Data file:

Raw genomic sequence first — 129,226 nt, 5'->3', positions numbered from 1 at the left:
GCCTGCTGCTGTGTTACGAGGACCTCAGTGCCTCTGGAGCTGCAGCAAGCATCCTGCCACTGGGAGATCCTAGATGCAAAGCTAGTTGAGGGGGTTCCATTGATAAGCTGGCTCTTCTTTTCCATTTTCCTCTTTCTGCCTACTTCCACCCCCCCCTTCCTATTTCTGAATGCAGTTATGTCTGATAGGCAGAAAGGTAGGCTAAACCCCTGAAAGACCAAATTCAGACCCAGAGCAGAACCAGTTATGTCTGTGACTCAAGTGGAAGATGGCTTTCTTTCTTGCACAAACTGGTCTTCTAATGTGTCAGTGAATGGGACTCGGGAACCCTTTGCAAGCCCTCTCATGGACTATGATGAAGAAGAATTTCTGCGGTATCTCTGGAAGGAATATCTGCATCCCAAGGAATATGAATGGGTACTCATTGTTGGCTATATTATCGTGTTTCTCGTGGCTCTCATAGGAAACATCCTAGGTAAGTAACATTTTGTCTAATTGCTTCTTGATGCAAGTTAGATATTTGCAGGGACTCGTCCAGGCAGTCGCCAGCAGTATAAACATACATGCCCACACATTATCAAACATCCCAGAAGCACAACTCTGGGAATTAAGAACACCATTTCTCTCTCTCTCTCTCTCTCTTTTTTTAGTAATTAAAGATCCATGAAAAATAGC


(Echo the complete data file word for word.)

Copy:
Raw genomic sequence first — 129,226 nt, 5'->3', positions numbered from 1 at the left:
GCCTGCTGCTGTGTTACGAGGACCTCAGTGCCTCTGGAGCTGCAGCAAGCATCCTGCCACTGGGAGATCCTAGATGCAAAGCTAGTTGAGGGGGTTCCATTGATAAGCTGGCTCTTCTTTTCCATTTTCCTCTTTCTGCCTACTTCCACCCCCCCCTTCCTATTTCTGAATGCAGTTATGTCTGATAGGCAGAAAGGTAGGCTAAACCCCTGAAAGACCAAATTCAGACCCAGAGCAGAACCAGTTATGTCTGTGACTCAAGTGGAAGATGGCTTTCTTTCTTGCACAAACTGGTCTTCTAATGTGTCAGTGAATGGGACTCGGGAACCCTTTGCAAGCCCTCTCATGGACTATGATGAAGAAGAATTTCTGCGGTATCTCTGGAAGGAATATCTGCATCCCAAGGAATATGAATGGGTACTCATTGTTGGCTATATTATCGTGTTTCTCGTGGCTCTCATAGGAAACATCCTAGGTAAGTAACATTTTGTCTAATTGCTTCTTGATGCAAGTTAGATATTTGCAGGGACTCGTCCAGGCAGTCGCCAGCAGTATAAACATACATGCCCACACATTATCAAACATCCCAGAAGCACAACTCTGGGAATTAAGAACACCATTTCTCTCTCTCTCTCTCTCTCTTTTTTTAGTAATTAAAGATCCATGAAAAATAGC